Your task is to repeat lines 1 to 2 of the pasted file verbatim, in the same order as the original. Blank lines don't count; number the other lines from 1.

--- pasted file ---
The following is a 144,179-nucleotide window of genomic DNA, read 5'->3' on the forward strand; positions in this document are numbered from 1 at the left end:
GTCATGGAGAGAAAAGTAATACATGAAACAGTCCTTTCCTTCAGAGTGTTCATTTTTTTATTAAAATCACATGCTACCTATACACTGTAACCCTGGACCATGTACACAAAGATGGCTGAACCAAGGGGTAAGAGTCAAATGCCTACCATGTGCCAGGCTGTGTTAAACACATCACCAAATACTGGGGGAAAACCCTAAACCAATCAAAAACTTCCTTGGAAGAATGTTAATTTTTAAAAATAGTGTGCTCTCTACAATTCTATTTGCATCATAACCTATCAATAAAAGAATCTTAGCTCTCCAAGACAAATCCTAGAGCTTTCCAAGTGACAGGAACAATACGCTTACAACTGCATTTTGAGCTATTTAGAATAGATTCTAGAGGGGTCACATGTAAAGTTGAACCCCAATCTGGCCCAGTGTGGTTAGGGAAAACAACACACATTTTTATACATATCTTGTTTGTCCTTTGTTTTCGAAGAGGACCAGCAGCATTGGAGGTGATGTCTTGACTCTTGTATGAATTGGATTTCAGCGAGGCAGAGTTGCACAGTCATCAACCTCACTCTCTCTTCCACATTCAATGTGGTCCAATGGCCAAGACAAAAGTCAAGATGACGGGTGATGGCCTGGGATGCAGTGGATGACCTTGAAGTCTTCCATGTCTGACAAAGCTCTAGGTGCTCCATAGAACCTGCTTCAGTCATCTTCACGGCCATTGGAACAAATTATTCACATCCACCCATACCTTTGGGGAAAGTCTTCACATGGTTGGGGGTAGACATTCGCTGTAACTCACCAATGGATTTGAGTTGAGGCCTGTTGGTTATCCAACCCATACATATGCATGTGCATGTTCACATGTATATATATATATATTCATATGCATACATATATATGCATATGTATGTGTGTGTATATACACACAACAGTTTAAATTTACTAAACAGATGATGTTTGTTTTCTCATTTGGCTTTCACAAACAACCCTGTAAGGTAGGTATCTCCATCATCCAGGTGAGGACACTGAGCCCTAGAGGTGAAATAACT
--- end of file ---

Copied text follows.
The following is a 144,179-nucleotide window of genomic DNA, read 5'->3' on the forward strand; positions in this document are numbered from 1 at the left end:
GTCATGGAGAGAAAAGTAATACATGAAACAGTCCTTTCCTTCAGAGTGTTCATTTTTTTATTAAAATCACATGCTACCTATACACTGTAACCCTGGACCATGTACACAAAGATGGCTGAACCAAGGGGTAAGAGTCAAATGCCTACCATGTGCCAGGCTGTGTTAAACACATCACCAAATACTGGGGGAAAACCCTAAACCAATCAAAAACTTCCTTGGAAGAATGTTAATTTTTAAAAATAGTGTGCTCTCTACAATTCTATTTGCATCATAACCTATCAATAAAAGAATCTTAGCTCTCCAAGACAAATCCTAGAGCTTTCCAAGTGACAGGAACAATACGCTTACAACTGCATTTTGAGCTATTTAGAATAGATTCTAGAGGGGTCACATGTAAAGTTGAACCCCAATCTGGCCCAGTGTGGTTAGGGAAAACAACACACATTTTTATACATATCTTGTTTGTCCTTTGTTTTCGAAGAGGACCAGCAGCATTGGAGGTGATGTCTTGACTCTTGTATGAATTGGATTTCAGCGAGGCAGAGTTGCACAGTCATCAACCTCACTCTCTCTTCCACATTCAATGTGGTCCAATGGCCAAGACAAAAGTCAAGATGACGGGTGATGGCCTGGGATGCAGTGGATGACCTTGAAGTCTTCCATGTCTGACAAAGCTCTAGGTGCTCCATAGAACCTGCTTCAGTCATCTTCACGGCCATTGGAACAAATTATTCACATCCACCCATACCTTTGGGGAAAGTCTTCACATGGTTGGGGGTAGACATTCGCTGTAACTCACCAATGGATTTGAGTTGAGGCCTGTTGGTTATCCAACCCATACATATGCATGTGCATGTTCACATGTATATATATATATATTCATATGCATACATATATATGCATATGTATGTGTGTGTATATACACACAACAGTTTAAATTTACTAAACAGATGATGTTTGTTTTCTCATTTGGCTTTCACAAACAACCCTGTAAGGTAGGTATCTCCATCATCCAGGTGAGGACACTGAGCCCTAGAGGTGAAATAACT